HAVING PREVIOUSLY DISCUSSED using plain language for financial consumer protection in relation to disclosing risks associated with complex financial products (China Business Law Journal volume 2, issue 8: Plain language in English and Chinese), this Lexicon column explores an increasingly important aspect of financial consumer protection – the concept of financial well-being – and the question of whether it should be reflected in regulation. It examines the issues by comparing current regulatory frameworks in Australia and China.
THE CONCEPT OF ‘FINANCIAL WELL-BEING’
The concept of financial well-being is expressed in various terms, such as “financial health”, “financial resilience”, “financial fitness” or an absence of “financial stress”. Financial well-being builds on previous concepts developed in the past two decades. These concepts include “financial literacy” and “financial inclusion”.
It is generally accepted that there is a causal relationship between financial well-being and mental well-being and physical well-being. In other words, financial stress leads to mental and physical stress and vice versa. Accordingly, financial well-being is increasingly recognised by policy makers as an important outcome for financial consumers.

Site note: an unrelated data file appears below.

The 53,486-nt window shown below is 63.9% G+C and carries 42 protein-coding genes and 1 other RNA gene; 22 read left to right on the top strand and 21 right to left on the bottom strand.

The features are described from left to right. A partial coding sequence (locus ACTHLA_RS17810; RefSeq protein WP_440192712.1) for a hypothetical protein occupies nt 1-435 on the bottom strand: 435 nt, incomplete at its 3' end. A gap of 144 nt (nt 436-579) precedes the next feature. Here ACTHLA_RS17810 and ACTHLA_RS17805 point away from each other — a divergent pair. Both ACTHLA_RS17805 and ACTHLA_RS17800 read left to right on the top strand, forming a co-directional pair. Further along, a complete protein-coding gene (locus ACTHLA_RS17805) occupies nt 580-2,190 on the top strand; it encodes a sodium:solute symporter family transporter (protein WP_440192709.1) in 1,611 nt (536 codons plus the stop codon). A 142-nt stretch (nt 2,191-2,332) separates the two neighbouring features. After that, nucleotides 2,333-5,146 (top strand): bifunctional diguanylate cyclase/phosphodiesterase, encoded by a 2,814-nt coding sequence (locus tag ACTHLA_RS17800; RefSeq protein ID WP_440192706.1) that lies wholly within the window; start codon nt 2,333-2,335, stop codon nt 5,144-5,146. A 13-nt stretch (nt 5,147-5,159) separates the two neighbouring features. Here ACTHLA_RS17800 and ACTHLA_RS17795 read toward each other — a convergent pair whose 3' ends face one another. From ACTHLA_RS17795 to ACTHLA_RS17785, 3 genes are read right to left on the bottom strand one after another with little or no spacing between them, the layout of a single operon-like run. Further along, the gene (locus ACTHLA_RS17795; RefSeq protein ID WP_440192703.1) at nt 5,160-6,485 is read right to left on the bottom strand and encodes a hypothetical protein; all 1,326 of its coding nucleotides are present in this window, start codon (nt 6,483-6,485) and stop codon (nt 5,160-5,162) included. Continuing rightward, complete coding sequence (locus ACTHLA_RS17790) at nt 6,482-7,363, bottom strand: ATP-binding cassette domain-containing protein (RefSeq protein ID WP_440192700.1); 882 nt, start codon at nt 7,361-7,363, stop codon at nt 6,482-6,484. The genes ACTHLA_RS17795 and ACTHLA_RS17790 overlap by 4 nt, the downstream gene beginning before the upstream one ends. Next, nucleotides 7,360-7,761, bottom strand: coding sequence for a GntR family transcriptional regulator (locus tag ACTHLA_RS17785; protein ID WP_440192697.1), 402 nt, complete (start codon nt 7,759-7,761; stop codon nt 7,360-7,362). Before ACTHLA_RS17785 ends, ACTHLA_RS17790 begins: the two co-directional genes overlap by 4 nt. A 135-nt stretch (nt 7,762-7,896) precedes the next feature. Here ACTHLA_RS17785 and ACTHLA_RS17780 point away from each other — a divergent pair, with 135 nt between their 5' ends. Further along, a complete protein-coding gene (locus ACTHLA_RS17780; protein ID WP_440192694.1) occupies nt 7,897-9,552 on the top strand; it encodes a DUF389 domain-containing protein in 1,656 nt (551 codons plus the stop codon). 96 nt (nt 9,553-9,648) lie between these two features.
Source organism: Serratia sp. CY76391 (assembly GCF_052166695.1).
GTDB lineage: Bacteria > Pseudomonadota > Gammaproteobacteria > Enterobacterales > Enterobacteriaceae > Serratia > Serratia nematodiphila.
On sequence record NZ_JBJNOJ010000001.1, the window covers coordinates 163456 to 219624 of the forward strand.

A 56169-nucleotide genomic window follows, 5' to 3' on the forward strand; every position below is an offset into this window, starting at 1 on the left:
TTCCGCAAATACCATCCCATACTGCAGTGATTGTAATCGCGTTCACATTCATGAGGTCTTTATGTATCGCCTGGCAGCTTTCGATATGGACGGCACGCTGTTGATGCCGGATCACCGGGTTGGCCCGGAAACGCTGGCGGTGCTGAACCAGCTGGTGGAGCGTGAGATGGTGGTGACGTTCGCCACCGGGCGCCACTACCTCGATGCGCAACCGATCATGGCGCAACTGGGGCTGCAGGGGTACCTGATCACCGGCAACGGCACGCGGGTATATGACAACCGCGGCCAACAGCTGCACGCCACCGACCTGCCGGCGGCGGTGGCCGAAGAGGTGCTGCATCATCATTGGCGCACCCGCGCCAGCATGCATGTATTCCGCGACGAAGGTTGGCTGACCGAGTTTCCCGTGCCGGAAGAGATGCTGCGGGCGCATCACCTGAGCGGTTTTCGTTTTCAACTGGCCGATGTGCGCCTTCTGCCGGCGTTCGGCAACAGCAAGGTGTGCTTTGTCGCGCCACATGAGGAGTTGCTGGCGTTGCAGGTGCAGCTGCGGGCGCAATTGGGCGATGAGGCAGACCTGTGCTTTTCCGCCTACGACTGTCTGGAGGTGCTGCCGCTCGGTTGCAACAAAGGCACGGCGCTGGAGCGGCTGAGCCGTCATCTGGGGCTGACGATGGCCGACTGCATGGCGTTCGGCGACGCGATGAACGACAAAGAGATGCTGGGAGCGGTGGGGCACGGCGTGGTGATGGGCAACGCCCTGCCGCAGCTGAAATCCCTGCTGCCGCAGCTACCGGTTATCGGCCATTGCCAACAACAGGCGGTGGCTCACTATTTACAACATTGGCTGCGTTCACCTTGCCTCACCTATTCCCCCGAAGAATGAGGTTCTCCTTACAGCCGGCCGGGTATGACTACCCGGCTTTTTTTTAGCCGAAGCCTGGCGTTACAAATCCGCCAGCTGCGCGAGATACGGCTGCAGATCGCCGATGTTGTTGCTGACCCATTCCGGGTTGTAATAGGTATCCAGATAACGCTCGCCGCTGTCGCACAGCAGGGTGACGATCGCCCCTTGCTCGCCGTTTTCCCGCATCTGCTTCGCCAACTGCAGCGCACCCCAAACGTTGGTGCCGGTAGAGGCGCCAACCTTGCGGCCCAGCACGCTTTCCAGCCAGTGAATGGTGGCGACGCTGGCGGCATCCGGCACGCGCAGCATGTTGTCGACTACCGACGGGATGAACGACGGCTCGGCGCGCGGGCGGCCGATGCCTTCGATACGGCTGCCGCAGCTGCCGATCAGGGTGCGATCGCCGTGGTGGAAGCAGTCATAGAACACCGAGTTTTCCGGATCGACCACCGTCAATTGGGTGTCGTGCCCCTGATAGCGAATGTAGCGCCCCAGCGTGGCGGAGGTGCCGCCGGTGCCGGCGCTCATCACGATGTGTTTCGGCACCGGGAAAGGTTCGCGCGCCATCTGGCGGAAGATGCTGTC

The concept of financial well-being, however, is not easily defined. In part, this is because determining an individual’s financial well-being inevitably involves a subjective assessment by that person. Although various objective measures can be adopted to determine financial well-being, such as levels of debt and savings, it is necessary to recognise that a person’s financial well-being is a state or situation that is subjectively perceived or experienced. Indeed, two people with objectively similar financial situations may have significantly different perceptions in respect of their financial well-being. In addition, it is important to recognise that the concept of financial well-being is dynamic and temporal in nature; in other words, it is likely to change over time as a result of a range of factors, including events such as the death of a close relative, loss of employment, economic changes and downturns – or even changes in an individual’s attitudes or beliefs.
Andrew Godwin previously practised as a foreign lawyer in Shanghai (1996-2006) before returning to his alma mater, Melbourne Law School in Australia, to teach and research law (2006-2021). Andrew is currently Principal Fellow (Honorary) at the Asian Law Centre, Melbourne Law School, and a consultant to various organisations, including Linklaters, the Australian Law Reform Commission and the World Bank.